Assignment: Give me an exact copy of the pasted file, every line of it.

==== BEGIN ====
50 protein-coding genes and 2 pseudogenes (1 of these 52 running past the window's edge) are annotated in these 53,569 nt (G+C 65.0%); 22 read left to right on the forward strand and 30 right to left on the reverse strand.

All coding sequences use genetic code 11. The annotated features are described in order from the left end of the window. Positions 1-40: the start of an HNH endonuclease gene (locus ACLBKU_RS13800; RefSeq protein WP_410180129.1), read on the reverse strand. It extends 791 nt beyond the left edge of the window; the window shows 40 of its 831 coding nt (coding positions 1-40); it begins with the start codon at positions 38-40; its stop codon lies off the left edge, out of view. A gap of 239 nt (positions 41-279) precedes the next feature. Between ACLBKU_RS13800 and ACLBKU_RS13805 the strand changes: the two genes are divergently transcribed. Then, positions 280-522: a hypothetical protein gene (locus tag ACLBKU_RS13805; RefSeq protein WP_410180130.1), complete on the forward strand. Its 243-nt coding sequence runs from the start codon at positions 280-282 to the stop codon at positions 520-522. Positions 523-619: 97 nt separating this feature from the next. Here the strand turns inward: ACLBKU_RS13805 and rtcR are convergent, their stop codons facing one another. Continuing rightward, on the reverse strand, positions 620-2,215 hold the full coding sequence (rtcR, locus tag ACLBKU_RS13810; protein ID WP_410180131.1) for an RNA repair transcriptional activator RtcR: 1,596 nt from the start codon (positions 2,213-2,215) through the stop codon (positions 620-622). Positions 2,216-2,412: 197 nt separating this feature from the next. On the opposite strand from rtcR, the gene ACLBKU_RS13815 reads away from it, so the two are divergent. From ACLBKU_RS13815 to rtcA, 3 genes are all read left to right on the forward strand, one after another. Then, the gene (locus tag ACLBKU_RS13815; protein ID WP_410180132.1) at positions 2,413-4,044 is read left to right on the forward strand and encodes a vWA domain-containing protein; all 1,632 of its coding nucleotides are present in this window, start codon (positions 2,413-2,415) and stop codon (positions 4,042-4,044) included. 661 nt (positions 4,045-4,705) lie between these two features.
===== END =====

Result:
50 protein-coding genes and 2 pseudogenes (1 of these 52 running past the window's edge) are annotated in these 53,569 nt (G+C 65.0%); 22 read left to right on the forward strand and 30 right to left on the reverse strand.

All coding sequences use genetic code 11. The annotated features are described in order from the left end of the window. Positions 1-40: the start of an HNH endonuclease gene (locus ACLBKU_RS13800; RefSeq protein WP_410180129.1), read on the reverse strand. It extends 791 nt beyond the left edge of the window; the window shows 40 of its 831 coding nt (coding positions 1-40); it begins with the start codon at positions 38-40; its stop codon lies off the left edge, out of view. A gap of 239 nt (positions 41-279) precedes the next feature. Between ACLBKU_RS13800 and ACLBKU_RS13805 the strand changes: the two genes are divergently transcribed. Then, positions 280-522: a hypothetical protein gene (locus tag ACLBKU_RS13805; RefSeq protein WP_410180130.1), complete on the forward strand. Its 243-nt coding sequence runs from the start codon at positions 280-282 to the stop codon at positions 520-522. Positions 523-619: 97 nt separating this feature from the next. Here the strand turns inward: ACLBKU_RS13805 and rtcR are convergent, their stop codons facing one another. Continuing rightward, on the reverse strand, positions 620-2,215 hold the full coding sequence (rtcR, locus tag ACLBKU_RS13810; protein ID WP_410180131.1) for an RNA repair transcriptional activator RtcR: 1,596 nt from the start codon (positions 2,213-2,215) through the stop codon (positions 620-622). Positions 2,216-2,412: 197 nt separating this feature from the next. On the opposite strand from rtcR, the gene ACLBKU_RS13815 reads away from it, so the two are divergent. From ACLBKU_RS13815 to rtcA, 3 genes are all read left to right on the forward strand, one after another. Then, the gene (locus tag ACLBKU_RS13815; protein ID WP_410180132.1) at positions 2,413-4,044 is read left to right on the forward strand and encodes a vWA domain-containing protein; all 1,632 of its coding nucleotides are present in this window, start codon (positions 2,413-2,415) and stop codon (positions 4,042-4,044) included. 661 nt (positions 4,045-4,705) lie between these two features.